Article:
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MCL Section 333.7405

Michigan Public Health Code Section 7405 (MCL 333.7405): Maintaining a Drug House

1. Definition and Elements of the Crime

MCL 333.7405(1)(d) criminalizes “maintaining a drug house.” This provision is a wide-ranging prohibition on owning or maintaining a building or vehicle that is (1) frequented by people to illegally use drugs, (2) used for keeping illegal drugs, or (3) used to sell illegal drugs. A maintaining a drug house charge is often ancillary to an underlying charge of possession, delivery, or manufacture of a controlled substance.

Maintaining a drug house has three elements, all of which the prosecution must prove beyond a reasonable doubt:

  1. First, the defendant knowingly kept or maintained a building, dwelling, vehicle, vessel, or other place.
  2. Second, the building, dwelling, vehicle, vessel, or other place was
    • Frequented by persons for the purpose of illegally using controlled substances
    • Used for illegally keeping controlled substances
    • Used for illegally selling controlled substances
  3. Third, the defendant knew that the building, dwelling, vehicle, vessel, or other place was frequented or used for such illegal purposes.

What does “kept or maintained” mean? The Michigan Supreme Court has held that the prosecution need not prove that the property was used exclusively for illicit drug activity. But the illicit drug activity must be a substantial purpose of the property’s users. And the use must be continuous to some degree. Incidental use or a single, isolated incident is not enough.

2. Examples

A young man lives with his parents. The young man often has friends over late at night, and they all hang out in the basement. Acting on a tip that the young man and his friends are using drugs, police obtain a search warrant for the house. When they execute the warrant, they find the young man and his friends using heroin in the basement. The parents are arrested for maintaining a drug house.

Police come to suspect that drugs are being sold out of a local house. They surveil the house and see cars frequently coming and going. They stop one of the cars, and the driver admits that he bought cocaine from the woman who owns the house. Police go to the house, break down the door, and find the woman selling cocaine to another customer.

3. Related Offenses

Other similar or related offenses include:

  1. Possession with intent to deliver a controlled substance, MCL 333.7401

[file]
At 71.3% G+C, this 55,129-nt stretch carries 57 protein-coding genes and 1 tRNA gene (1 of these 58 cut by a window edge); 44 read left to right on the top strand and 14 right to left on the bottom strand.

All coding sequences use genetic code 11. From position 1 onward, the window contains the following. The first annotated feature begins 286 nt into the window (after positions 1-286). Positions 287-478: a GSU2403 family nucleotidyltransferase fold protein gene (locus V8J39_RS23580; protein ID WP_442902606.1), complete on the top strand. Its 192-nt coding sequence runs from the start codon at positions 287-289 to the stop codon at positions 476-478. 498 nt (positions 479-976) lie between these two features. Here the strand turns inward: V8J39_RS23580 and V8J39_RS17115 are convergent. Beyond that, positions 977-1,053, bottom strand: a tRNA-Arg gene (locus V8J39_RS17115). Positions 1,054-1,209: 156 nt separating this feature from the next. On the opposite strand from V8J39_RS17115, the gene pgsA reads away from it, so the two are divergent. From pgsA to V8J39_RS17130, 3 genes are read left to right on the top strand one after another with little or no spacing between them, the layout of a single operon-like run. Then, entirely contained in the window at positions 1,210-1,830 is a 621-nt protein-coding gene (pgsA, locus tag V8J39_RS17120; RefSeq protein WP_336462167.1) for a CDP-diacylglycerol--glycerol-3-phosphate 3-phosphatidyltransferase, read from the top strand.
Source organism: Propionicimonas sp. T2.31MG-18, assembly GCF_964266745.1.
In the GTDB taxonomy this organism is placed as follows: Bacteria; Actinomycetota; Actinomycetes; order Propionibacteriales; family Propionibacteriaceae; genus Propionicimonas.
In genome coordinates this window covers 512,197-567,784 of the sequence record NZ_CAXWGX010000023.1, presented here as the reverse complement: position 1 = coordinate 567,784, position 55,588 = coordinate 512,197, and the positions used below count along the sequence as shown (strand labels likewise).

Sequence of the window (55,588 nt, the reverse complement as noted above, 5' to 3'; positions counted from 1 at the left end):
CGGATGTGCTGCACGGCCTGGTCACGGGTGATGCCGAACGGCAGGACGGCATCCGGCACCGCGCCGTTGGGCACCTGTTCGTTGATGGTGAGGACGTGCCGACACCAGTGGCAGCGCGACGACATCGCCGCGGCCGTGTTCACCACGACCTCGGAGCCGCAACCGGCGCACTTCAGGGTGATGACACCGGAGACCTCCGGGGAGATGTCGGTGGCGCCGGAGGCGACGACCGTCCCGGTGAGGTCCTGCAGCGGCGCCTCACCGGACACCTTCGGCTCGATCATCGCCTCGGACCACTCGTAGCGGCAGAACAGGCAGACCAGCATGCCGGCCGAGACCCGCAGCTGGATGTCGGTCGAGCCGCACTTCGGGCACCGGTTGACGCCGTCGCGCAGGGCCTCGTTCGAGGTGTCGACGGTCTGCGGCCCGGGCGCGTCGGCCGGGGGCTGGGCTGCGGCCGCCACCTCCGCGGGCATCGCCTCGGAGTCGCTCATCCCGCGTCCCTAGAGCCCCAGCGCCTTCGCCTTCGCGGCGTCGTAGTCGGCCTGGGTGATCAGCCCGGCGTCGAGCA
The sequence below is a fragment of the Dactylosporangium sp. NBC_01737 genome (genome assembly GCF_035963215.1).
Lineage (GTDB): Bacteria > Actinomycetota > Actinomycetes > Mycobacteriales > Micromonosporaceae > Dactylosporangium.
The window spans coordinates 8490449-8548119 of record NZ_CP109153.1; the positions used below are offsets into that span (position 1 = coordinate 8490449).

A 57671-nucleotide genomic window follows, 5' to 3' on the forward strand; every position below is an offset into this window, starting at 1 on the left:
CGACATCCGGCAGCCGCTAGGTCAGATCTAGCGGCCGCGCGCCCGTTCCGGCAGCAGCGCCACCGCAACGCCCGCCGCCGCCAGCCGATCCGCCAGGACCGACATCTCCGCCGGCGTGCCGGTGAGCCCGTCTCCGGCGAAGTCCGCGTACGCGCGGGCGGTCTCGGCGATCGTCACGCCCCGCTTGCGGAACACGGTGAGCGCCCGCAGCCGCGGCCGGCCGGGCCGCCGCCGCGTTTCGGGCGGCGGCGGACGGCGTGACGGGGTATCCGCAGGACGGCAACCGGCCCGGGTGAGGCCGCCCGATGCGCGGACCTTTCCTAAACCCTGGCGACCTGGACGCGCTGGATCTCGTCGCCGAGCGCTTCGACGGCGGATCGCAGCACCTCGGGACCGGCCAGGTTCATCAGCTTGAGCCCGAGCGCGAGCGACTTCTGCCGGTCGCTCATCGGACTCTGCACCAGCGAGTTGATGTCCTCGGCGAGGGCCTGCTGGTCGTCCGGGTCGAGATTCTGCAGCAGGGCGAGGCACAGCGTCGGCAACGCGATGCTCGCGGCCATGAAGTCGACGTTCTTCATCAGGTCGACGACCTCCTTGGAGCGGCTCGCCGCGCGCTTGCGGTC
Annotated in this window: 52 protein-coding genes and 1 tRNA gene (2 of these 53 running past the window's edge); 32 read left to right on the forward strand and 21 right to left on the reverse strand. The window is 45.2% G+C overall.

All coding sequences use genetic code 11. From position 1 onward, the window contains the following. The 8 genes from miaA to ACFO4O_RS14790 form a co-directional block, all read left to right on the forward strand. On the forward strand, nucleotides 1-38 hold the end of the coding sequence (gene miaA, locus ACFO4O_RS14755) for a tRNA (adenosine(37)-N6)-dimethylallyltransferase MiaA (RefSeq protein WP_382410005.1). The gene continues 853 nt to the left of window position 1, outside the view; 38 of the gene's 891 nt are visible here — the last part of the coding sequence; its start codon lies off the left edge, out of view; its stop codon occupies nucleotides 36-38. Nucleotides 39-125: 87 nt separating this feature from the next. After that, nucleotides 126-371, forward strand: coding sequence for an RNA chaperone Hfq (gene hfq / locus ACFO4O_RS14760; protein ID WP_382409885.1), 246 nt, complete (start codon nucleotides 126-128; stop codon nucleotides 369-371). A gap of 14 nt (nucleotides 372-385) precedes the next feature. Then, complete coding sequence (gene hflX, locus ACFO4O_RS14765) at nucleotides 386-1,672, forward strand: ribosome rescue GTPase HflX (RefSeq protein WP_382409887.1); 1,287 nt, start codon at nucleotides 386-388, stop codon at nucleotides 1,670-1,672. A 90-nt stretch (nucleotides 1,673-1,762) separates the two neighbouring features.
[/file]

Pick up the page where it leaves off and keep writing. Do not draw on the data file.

2. Possession of a controlled substance, MCL 333.7403.
  3. Owning or possessing property or equipment used to manufacture controlled substances, MCL 333.7401c

4. Defenses to Maintaining a Drug House

Common defenses to maintaining a drug house include (1) lack of knowledge, (2) lack of continuous use, and (3) improper search.

Take the parents whose son was shooting up heroin with his friends in the basement. Suppose the parents had no idea that the son and his friends were using the basement to do drugs. In that case, the parents would have a lack-of-knowledge defense. Say the parents’ bedroom is on the second floor, and say both parents go to sleep early because they work in the morning. If those facts can be corroborated, they would lend substantial support to the lack-of-knowledge defense. (And, depending on the circumstances, the prosecution may be unable to prove that the son’s drug use was continual rather than a one-time occurrence.)

Now take the cocaine-dealing woman who came to the police’s attention. The evidence against her is pretty strong right? Not quite, because the police made a major blunder. Under the Fourth Amendment of the United States Constitution, police cannot engage in “unreasonable searches and seizures.” Ordinarily, this means that the police cannot enter a house without a warrant. Here, then, any evidence gathered from the warrantless search of the woman’s house will be inadmissible in court. Could the woman still be charged based on the driver’s testimony? Sure. But say the driver turns out to be an uncooperative witness. The prosecution’s case may be severely compromised, forcing them to dismiss the charges.

5. Penalties

Maintaining a drug house is a misdemeanor punishable by up to two years in prison and a fine of up to $25,000.

6. Criminal Defense for Maintaining a Drug House

Prosecutors see drug houses as scourges on their communities, and they’re eager to shut them down. If you’re under investigation for our have been charged with maintaining a drug house, don’t expect leniency. You need to call a criminal defense attorney as soon as possible. Grabel & Associates has been in business for more than 20 years and has handled hundreds of drug cases. Our highly respected attorneys know what it takes to obtain the best result in your case.

For more information about maintaining a drug house and to talk about your case, contact Grabel & Associates at (800) 342-7896.

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